The root of creativity in cinema is a thought, a thought requires a body for it to take shape and words provide that body. Every individual has a different concept for every word and hence an idea can be born in many avatars. It is absolutely necessary for Filmmakers to have a take and to possess clarity of thought, which can be achieved through developing an idea into several directions. To illustrate the riotous nature of the process of filmmaking he said, “As a Filmmaker, you have to be a saint, a sinner, a psychiatrist, a sane person, an insane person, a servant and a master to come even remotely close to understanding human nature… and what are films if not ways of delving deeper into the human psyche? Either ways you have to make a film that elicits a reaction…” He also declared that as a stage performer he realized that one must never give up no matter what the circumstances are if one is truly convinced and conviction comes only if one recognizes their own abilities. He advised the students to evaluate themselves honestly, without fearing their limitations and said, “As a Filmmaker you will have an identity and you have to know your limitations…knowing them doesn’t mean restraining yourself from expanding or experiencing more… Paradoxically limitations can often lead you to your style…”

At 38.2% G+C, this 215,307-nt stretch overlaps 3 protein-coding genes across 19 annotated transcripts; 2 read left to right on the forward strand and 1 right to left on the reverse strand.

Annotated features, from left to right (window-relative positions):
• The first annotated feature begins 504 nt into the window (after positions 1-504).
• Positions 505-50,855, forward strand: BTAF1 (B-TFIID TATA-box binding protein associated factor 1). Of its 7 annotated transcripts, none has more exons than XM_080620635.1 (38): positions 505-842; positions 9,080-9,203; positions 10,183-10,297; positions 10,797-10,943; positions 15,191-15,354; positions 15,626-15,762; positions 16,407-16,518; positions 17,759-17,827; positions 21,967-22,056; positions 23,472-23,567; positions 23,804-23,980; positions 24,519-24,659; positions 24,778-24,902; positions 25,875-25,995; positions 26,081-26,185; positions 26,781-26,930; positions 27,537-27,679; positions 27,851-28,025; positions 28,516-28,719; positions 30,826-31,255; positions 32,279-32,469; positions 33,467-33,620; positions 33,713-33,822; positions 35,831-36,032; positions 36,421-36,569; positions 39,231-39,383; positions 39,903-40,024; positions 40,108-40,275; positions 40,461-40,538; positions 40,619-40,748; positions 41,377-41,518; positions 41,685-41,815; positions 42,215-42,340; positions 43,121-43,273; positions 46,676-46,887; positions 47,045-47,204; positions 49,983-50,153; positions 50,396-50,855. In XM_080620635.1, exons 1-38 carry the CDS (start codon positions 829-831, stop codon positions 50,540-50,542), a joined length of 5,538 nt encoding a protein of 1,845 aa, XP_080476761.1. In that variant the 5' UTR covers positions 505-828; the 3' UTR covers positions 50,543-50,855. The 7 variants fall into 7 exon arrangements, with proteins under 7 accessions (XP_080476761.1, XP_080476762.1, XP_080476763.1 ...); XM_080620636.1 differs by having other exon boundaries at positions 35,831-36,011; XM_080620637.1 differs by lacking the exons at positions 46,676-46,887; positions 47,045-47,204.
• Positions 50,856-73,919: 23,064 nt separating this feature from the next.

Narrowing down the subject to just the Art of Acting, he asked the students what they felt acting was all about. Finally he said, “Acting for me is “Doing”. An action should have a beginning, middle & end. But somewhere between not doing anything and doing to an extreme lies Acting…” Examining the general attitude of amateur actors he observed that there tends to be a lack of confidence and a hesitation. Then he initiated Acting exercises by dividing the room into a stage area and an audience area. A volunteer was called upon and asked to walk from one point to another; as the tasks he had to do with walking became more complex, his gait, pace & body language changed, suggesting that, the more preoccupied the actor was in actually doing the task the less self conscious and contrived he seemed. Elucidating, he said, “When I pick up this cup… I have to be intimate with it… I have to learn to be friends with it… I don’t have to exaggerate, but rather realize how I or others do things in real life…” He felt that the situation in the script must absolutely compel the actor to behave in a certain way. The act should become part of his very reality; only then will his actions lose their self-consciousness and become natural, truthful and meaningful. Apart from this he felt that an actor must constantly observe how people do things, how they move, speak and aspire to match the entire presence of that body.